Vail’s Sweet Basil restaurant signs on for Oustanding in the Field |

Vail’s Sweet Basil restaurant signs on for Oustanding in the Field

Caramie Schnell
VAIL CO, Colorado
Daily file photo/Dominique Taylor

Ever eaten a four-course dinner in the middle of a field? Not many people have.

Outstanding in the Field, the premiere farm-to-table experience that began in California, returns to Copper Bar Ranch in Edwards July 29. Vail restaurant Sweet Basil is partnering with the Outstanding Crew to put on the dinner.

It’s the third year the bus stops in Eagle County – Larkspur and Avondale chefs participated in 2010 and 2011. This year, Paul Anders, Sweet Basil’s exec chef, will have a chance to roll up his sleeves and orchestrate the magic that it takes to put on a family-style dinner for around 125 people who are seated at one long table in the middle of a field.

“It’s right up our alley,” said Matt Morgan of Sweet Basil, “and the kind of thing our chef is very passionate about. We figured out (July 29) is a date we can do and said ‘let’s do it.’ It was quick and dirty, and knowing what I know about the event and the whole movement, it’s a lot of work, but a terrific opportunity.”

The ranch where it all takes place belongs to the Donovan family, and is run by Vail town councilwoman Kerry Donovan.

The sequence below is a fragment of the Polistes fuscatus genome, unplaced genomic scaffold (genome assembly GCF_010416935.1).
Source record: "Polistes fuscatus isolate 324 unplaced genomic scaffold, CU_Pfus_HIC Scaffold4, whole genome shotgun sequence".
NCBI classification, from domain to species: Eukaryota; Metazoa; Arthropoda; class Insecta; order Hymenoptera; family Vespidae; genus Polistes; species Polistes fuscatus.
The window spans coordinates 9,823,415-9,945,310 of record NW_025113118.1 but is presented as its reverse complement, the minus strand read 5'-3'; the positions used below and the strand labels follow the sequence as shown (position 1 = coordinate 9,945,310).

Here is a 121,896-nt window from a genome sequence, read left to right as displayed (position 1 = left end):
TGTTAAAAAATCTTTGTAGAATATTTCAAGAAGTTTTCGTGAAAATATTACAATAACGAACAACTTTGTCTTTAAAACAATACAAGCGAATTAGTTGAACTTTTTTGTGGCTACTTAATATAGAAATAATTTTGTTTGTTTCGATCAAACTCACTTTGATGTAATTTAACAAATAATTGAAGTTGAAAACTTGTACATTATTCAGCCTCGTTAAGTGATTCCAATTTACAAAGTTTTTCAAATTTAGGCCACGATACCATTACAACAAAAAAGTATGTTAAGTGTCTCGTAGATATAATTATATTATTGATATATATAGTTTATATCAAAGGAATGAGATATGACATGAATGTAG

“Way up here in the mountains, Kerry has her hairy cows and a high altitude vegetable garden,” according to, where tickets are on sale now for $220 each. “Both Kerry and the cows enjoy the fresh air. Kerry treats her animals well, and it shows; as cows go, these cows are unusually handsome. The forested meadow table site is truly beautiful. On the off chance of rain showers, Kelly has a great open hay barn for the table with a sweet view of the scenery. In the kitchen this year is Chef Paul Anders of the acclaimed Sweet Basil in Vail.”

During the inaugural event, in 2010, Outstanding in the Field director Leah Scafe climbed on a tree stump and told attendees the Outstanding story, weaving a tale about founder and chef Jim Denevan who was inspired by his farmers’ products and created his menus around whatever they could sell him. From there Denevan hosted the first farm dinner with his brother, an organic pear and apple farmer, in California in the late ’90s. Denevan kept expanding within California and eight years ago he bought a vintage 1953 Flexible bus on, named it Outstanding and took the tour national.

“It was evangelistic to start,” Scafe said. “They’d go into a town a week ahead of time and convince people to come and eat in a field.”

At $220 a pop, the tickets aren’t remotely cheap, but this is one dinner where you’re paying for the experience, and the memories, as much as the food and drink.

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